Seeding Coffee’s Future: A Conversation About Conservation and Verification

By Hanna Neuschwander, World Coffee Research

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An unidentified Coffea species found in Madagascar, which is preserved in a coffee genebank. Ensuring these genebanks have adequate funding to continue operations should be a major priority of the coffee industry. Source: Sarada Krishnan

Sometimes facts are so obvious they become invisible.

In the case of coffee, one of those facts is this: Coffee comes from a plant. The entire $225 billion dollar coffee industry in the U.S. is built up from the roots of billions of living, breathing coffee plants that spend their days turning sunlight into fruit. Once you stop and think about it, it’s kind of profound. Nearly 1.7 million jobs — including, if you are reading this, probably yours — depend on those plants doing their thing, photosynthesizing, outsmarting diseases and pests, being rained on at the right time in the right amounts.

It’s also profound to think about just how fragile the entire arrangement is. The vast majority of coffee plants in the field today are really, really (really) genetically similar. Most varieties are not resistant to major diseases. Most are way too old (World Coffee Research guesses that about 50% of coffee trees are more than 50 years old). That leaves coffee especially vulnerable — to disease epidemics like the one that devastated Central American production after 2012, to extremes in weather like excessive rain or drought or frost.

When crops are facing challenges like these, it helps to go back to basics: Coffee is a plant. So — what is needed to help the plant thrive? And, thereby, to help the humans who depend on it?

The first thing coffee sorely needs is some new genetic diversity that can help the plant thrive under changing conditions. We need to locate genetic traits that help coffee survive droughts and disease epidemics and frosts. But before we can locate those traits, we need a system for preserving the genetic diversity that already exists. Much of this diversity is severely threatened and in danger of being lost forever.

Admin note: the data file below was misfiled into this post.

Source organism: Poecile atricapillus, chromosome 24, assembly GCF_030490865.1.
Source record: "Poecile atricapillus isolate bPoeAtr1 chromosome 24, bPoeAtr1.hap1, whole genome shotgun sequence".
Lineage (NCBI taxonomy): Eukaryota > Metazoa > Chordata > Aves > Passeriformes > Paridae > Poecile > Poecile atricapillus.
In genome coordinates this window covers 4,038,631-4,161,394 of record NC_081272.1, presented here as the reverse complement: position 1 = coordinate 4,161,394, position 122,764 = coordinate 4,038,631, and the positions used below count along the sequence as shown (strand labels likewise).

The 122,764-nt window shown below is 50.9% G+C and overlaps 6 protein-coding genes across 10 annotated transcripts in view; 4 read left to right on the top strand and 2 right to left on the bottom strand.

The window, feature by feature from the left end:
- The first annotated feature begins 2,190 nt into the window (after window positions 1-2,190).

With Crop Trust, World Coffee Research is working on exactly this: a strategy to protect coffee, forever. The strategy will lay out a path for shoring up the most important genebanks (these are fields where hundreds of types of coffee are stored for conservation and later use by researchers) and helping breeders to create the next generation of varieties that meet coffee’s main challenges. (And not just today! Imagine a totally new, virulent coffee disease emerges in the year 2039. Genebanks are where we will turn to find ways to fight that disease.)

But there is another critical vulnerability in the system, one that is putting farmers at risk as you read these words.


A coffee seedling’s roots are infected with root knot nematodes, which can kill the plant. The WCR Verified program ensures that nurseries produce healthy, genetically pure coffee seedlings free of diseases like nematodes. Source: Tim Willems

Imagine this: You are a coffee farmer whose farm was hit hard by coffee leaf rust and you lost 50% of your plants. You need to replant with new trees, and this time you are definitely going to replant with rust-resistant varieties. But where do you get them? And how do you know they are rust-resistant? Do you ask your neighbor whose farm didn’t seem to have as many trees die as you—maybe he can sell you some of his seed? That sounds foolproof, right? Even if you are lucky and have access to a more sophisticated nursery, how can you be sure the plants you buy are what they say they are?

In the US, we are so used to quality assurance and regulation that we take things like this for granted. Coffee farmers have no such luxury. Currently in coffee, there are no verification schemes that provide assurance that the plants a farmer buys are genetically pure and stable. To begin addressing this problem, World Coffee Research created the WCR Verified program to ensure that nurseries have healthy, genetically pure plants. Together with third-party certifier NSF International, the program is being tested and rolled out in Central America this year.

Without access to genetic variability and verified coffee seeds, the coffee industry — all those millions of jobs and billions of dollars — risks finding itself unable to cope with the challenges of climate change, new pests and diseases and ever-rising demand.


Hanna Neuschwander is the Communications Director at World Coffee Research.

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